AUGUSTA, Maine — A legislative committee Monday agreed to delay action on four bills that would add restrictions to Maine’s year-old law that allows the sale of consumer fireworks after voting minutes earlier in favor of some of the new restrictions.
The decision by the Legislature’s Criminal Justice and Public Safety Committee followed a series of party-line votes in support of imposing the new restrictions, with majority Democrats supporting them and Republicans on the panel in opposition.
Those votes came on the heels of debate in which the panel’s Republicans said they wanted to defend the state’s evolving consumer fireworks industry and allow towns and cities to craft their own restrictions. Democrats said they wanted to address quality-of-life concerns following a summer in which amateur fireworks technicians set the explosives off, in some cases, on a nightly basis.
“It’s not that I don’t understand the concerns that people have brought forward and don’t appreciate them,” said Rep. Corey Wilson, R-Augusta. “For me, what it boils down to is, people have invested significant amounts of money into the fireworks industry. People have put their necks on the line because the Legislature said, ‘Go ahead.’”
Lawmakers in the Republican-controlled 125th Legislature repealed Maine’s 62-year-old ban on consumer fireworks in 2011 following largely party-line votes. The law allows towns and cities to pass individual bans and restrictions on fireworks use.
The summer of 2012 was the first in which consumer fireworks were legal in the state, as they are in 34 others, including neighboring New Hampshire.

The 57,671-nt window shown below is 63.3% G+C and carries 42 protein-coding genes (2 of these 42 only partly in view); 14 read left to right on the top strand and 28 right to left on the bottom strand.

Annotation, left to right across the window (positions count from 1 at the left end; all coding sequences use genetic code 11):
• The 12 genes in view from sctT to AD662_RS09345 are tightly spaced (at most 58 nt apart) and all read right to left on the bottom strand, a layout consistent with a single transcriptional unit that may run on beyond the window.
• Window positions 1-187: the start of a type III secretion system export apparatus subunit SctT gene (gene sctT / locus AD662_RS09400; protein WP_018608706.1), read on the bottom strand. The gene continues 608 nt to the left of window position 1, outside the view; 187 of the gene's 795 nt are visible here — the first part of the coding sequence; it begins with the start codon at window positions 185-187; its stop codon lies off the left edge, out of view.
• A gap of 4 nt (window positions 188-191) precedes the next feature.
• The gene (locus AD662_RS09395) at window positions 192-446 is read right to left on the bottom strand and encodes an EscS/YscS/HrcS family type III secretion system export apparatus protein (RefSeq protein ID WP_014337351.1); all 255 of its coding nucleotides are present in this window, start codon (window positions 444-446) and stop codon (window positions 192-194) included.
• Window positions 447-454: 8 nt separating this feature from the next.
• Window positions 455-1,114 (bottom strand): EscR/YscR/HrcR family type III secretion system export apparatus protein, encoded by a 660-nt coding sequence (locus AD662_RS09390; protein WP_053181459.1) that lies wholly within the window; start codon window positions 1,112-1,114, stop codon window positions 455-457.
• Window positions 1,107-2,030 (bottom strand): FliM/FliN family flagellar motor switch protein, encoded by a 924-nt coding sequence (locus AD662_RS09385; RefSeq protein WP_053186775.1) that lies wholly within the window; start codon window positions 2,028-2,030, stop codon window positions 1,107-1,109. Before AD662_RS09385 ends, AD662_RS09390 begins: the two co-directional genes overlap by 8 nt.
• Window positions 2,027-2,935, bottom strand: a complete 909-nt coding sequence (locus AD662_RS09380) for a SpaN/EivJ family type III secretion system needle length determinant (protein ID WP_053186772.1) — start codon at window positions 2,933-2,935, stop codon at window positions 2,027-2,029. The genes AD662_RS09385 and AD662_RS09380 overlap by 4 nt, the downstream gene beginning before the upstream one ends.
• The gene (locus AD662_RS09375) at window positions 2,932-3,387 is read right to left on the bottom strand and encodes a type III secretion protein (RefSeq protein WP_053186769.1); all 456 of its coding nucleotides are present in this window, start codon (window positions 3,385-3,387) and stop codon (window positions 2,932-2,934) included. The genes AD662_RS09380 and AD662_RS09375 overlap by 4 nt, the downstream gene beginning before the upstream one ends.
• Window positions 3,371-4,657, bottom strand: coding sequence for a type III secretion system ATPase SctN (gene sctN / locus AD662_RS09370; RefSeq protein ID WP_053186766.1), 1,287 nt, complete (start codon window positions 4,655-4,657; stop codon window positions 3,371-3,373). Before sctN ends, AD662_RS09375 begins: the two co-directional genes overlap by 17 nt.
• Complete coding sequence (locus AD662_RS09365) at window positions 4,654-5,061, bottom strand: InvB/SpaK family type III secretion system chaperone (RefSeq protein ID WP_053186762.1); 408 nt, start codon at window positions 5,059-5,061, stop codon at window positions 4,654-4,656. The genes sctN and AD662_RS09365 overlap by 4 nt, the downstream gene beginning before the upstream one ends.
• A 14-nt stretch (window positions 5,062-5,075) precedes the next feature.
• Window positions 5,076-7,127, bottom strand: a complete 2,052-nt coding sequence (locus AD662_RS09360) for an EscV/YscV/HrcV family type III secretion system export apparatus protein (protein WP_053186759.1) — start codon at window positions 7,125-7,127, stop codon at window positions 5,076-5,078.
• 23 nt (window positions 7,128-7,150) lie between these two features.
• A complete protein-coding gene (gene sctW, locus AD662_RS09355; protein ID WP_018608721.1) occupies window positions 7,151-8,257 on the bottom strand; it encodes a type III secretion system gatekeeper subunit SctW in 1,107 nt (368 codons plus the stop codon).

The restrictions initially approved by the Criminal Justice and Public Safety Committee’s Democrats on Monday would have prohibited the discharge of consumer fireworks within a mile of a pasture with live animals, allowed the use of fireworks until 9 p.m. nightly rather than the current 10 p.m. cutoff, and required anyone using consumer fireworks obtain a local permit.
A fourth measure, which the committee didn’t vote on, would have allowed the committee to draw up legislation establishing “reasonable restrictions” on the use of consumer fireworks.
Another bill, LD 111, is pending that would completely repeal the state’s new consumer fireworks law.
“Last year, we had a flip in government. We had a party-line vote that created fireworks, let people get into the business of fireworks,” said Sen. Stan Gerzofsky, D-Brunswick, who chairs the Criminal Justice and Public Safety Committee. “As what happens many times, you have growing pains. Now we have constituents who are happy and constituents who are upset.”
Gerzofsky proposed Monday that the legislative committee appoint a study group to craft compromise legislation after weighing the concerns of fireworks businesses, annoyed residents, fire officials and others.